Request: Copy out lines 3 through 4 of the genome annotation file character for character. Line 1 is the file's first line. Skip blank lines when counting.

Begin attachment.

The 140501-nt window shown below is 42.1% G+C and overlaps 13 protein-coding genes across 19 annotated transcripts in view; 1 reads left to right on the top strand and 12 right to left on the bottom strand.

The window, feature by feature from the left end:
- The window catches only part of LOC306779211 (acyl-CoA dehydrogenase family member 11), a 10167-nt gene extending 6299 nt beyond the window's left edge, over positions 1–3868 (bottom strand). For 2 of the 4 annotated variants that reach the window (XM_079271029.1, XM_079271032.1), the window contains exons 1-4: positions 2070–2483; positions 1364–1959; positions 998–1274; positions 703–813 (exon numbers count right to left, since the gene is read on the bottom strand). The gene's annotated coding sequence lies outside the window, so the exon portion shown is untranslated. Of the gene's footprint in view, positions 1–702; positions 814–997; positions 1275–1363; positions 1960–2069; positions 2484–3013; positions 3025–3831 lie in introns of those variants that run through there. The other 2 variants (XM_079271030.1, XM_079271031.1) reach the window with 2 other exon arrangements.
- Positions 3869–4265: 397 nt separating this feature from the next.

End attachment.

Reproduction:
- The window catches only part of LOC306779211 (acyl-CoA dehydrogenase family member 11), a 10167-nt gene extending 6299 nt beyond the window's left edge, over positions 1–3868 (bottom strand). For 2 of the 4 annotated variants that reach the window (XM_079271029.1, XM_079271032.1), the window contains exons 1-4: positions 2070–2483; positions 1364–1959; positions 998–1274; positions 703–813 (exon numbers count right to left, since the gene is read on the bottom strand). The gene's annotated coding sequence lies outside the window, so the exon portion shown is untranslated. Of the gene's footprint in view, positions 1–702; positions 814–997; positions 1275–1363; positions 1960–2069; positions 2484–3013; positions 3025–3831 lie in introns of those variants that run through there. The other 2 variants (XM_079271030.1, XM_079271031.1) reach the window with 2 other exon arrangements.
- Positions 3869–4265: 397 nt separating this feature from the next.